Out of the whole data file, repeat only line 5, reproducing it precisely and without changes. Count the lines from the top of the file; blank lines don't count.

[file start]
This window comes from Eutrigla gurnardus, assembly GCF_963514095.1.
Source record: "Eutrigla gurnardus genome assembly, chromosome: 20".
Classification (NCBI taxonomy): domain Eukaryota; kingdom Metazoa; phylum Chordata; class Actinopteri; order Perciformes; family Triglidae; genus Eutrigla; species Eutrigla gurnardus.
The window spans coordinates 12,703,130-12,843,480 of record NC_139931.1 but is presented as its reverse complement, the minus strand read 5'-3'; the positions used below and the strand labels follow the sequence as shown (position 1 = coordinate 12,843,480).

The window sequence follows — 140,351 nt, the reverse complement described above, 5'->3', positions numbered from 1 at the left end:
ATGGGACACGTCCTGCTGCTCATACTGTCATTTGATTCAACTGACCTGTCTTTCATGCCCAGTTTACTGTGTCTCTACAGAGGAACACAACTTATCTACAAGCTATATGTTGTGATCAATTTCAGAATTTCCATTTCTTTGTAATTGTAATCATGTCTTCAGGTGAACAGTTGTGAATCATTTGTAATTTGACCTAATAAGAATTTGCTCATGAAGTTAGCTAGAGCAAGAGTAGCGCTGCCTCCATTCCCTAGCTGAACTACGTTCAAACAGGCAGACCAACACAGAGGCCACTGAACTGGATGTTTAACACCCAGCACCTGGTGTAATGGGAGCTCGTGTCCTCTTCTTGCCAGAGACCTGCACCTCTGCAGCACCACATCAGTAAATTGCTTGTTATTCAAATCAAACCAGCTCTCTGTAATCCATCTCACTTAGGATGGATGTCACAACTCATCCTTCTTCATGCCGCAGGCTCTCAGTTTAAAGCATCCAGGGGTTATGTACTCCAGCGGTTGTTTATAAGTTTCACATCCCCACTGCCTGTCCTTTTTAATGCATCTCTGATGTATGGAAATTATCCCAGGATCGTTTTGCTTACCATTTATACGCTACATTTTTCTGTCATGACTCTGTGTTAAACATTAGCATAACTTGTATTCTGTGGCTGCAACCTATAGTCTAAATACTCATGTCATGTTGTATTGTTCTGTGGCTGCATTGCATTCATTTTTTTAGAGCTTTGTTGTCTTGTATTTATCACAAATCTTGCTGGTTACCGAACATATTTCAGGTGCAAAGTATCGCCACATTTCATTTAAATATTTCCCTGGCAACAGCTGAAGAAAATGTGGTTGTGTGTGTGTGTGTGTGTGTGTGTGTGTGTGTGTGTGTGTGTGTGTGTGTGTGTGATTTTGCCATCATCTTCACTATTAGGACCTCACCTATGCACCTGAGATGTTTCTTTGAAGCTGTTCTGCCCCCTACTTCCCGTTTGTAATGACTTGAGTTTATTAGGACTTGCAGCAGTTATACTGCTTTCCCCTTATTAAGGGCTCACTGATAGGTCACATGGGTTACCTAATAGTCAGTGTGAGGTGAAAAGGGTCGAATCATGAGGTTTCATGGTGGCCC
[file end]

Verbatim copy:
The window sequence follows — 140,351 nt, the reverse complement described above, 5'->3', positions numbered from 1 at the left end: